Fast economic growth may call into question building of Tallinn Hospital

A rendition of Tallinn Hospital.
A rendition of Tallinn Hospital. Source: ERR

Estonia hopes to receive more than a billion euros in refinancing from the European Union, but good economic indicators may reduce this figure by hundreds of millions. Twinned with rising construction prices, this could hit plans to construct a major Tallinn Hospital.

The rapid pace of the Estonian economy after the arrival of the pandemic makes it more difficult to make use of the European Union Recovery Facility, as the amounts allocated therefrom depend on the extent of the setbacks that have hit a member state's economy.

The Minister of Justice and acting Minister of Finance Maris Lauri (Reform) says that she can't yet say how big of a cut would it mean for Estonia, but the original amount a billion euros could wind up being several hundred million less.

Lauri said the Tallinn Hospital project, which depends on refinancing, is as a result in great danger.

"The circumstances that would allow the hospital to be built are diminishing, especially when we look at the significant financial contribution of the EU. It seems that the price of the hospital tends to be higher and possibly significantly higher than originally planned. "The question is whether the state will intervene there. Maybe it makes sense to make the project smaller or divide it into stages," Lauri said.

Tallinn Mayor Mihhail Kõlvart (Center) said that the city is ready to add money to the Tallinn Hospital project if Estonia's participation in European rehabilitation funding falls, but that the state should do the same.

"We assume that this is an institution of national importance and need. If we see that economic growth is quite fast, it would be right to enter additional funds in the state budget strategy for the implementation of this project," Kõlvart said.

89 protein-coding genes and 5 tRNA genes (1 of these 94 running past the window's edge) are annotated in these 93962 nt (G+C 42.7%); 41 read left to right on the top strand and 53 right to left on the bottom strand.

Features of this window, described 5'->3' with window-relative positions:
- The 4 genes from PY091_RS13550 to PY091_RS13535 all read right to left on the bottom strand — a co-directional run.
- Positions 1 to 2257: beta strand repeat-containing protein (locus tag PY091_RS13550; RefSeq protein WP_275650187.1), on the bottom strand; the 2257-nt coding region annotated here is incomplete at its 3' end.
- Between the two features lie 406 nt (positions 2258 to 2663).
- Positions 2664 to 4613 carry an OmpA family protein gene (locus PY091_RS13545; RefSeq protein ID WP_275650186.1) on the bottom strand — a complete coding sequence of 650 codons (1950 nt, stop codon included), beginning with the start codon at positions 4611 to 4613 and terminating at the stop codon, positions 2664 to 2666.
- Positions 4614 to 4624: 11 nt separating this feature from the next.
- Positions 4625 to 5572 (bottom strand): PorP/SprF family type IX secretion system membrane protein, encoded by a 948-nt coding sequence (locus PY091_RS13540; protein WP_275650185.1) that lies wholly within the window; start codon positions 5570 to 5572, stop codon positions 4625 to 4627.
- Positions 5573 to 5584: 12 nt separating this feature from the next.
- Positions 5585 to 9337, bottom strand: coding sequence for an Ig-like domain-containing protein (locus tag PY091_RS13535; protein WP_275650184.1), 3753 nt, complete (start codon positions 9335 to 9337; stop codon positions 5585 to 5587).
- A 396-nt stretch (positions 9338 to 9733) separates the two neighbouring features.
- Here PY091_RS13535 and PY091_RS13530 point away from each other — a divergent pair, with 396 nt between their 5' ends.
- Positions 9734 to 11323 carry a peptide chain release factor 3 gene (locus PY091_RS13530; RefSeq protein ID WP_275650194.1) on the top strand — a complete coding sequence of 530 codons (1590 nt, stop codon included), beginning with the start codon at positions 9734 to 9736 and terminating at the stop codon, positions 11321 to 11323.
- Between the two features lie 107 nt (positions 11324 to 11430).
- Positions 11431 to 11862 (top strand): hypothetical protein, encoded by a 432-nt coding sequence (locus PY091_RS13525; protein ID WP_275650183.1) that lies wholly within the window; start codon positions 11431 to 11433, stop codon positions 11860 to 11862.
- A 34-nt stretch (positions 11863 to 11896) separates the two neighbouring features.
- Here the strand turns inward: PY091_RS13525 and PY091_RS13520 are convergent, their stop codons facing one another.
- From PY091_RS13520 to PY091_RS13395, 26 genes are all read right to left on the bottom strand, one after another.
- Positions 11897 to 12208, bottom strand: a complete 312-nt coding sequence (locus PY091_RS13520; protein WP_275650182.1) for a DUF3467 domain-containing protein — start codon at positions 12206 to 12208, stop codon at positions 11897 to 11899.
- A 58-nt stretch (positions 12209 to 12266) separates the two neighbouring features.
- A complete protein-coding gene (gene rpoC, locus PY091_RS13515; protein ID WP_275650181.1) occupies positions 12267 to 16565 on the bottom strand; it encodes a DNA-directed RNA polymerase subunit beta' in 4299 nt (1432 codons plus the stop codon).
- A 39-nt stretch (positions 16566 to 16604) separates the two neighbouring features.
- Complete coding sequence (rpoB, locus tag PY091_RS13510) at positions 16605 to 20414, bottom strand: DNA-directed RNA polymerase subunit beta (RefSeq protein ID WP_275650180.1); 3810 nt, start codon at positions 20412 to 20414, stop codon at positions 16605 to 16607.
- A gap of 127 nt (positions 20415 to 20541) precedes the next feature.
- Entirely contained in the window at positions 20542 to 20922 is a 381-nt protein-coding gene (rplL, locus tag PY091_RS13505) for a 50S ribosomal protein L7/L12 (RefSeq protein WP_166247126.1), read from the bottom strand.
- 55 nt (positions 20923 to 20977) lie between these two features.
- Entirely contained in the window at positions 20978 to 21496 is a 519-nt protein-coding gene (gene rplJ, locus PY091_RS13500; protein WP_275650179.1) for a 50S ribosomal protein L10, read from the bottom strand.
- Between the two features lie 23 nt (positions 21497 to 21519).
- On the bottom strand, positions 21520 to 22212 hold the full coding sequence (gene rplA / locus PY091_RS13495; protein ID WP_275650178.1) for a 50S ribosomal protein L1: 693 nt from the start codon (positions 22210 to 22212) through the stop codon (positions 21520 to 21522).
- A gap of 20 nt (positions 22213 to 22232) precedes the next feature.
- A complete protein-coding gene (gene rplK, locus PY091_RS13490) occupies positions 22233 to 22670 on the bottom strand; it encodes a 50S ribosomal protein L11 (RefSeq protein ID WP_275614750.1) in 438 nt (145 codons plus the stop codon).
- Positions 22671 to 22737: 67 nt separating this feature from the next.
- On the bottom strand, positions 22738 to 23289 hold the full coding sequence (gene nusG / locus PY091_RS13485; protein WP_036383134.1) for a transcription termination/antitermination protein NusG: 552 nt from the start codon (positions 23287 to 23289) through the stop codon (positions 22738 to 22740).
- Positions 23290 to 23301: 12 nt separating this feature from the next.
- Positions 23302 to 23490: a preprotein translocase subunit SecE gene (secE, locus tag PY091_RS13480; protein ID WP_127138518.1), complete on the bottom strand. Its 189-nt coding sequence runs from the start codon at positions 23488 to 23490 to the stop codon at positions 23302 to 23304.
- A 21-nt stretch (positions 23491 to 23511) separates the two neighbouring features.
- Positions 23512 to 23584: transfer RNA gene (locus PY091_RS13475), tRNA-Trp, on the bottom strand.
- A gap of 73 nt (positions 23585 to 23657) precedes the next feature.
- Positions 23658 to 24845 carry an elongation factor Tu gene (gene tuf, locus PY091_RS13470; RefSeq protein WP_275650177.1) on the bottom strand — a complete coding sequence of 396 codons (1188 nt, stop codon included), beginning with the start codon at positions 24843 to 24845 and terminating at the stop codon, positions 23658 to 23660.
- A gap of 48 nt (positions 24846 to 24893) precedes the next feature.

The mayor said that the capital has already promised that a hundred million euros will be invested in the large hospital project within six years, and if necessary, the city's possibilities will be reconsidered.

"If we can find out exactly what is the final decision of the European Commission, the amount of support, then it is necessary to look at the amount of additional state support and what are the city's opportunities. In any case, it is necessary to move forward with this project," Kõlvart went on.

Kõlvart said that dividing the project into stages is not the best solution, as it would make the construction of the hospital too dependent on European support mechanisms.

The estimated total cost of Tallinn Hospital is €520 million. Of this, the planned cost of planning, design and construction is €450 million and the investment in equipment is €70 million. The hospital is scheduled for completion in 2027.


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Editor: Roberta Vaino

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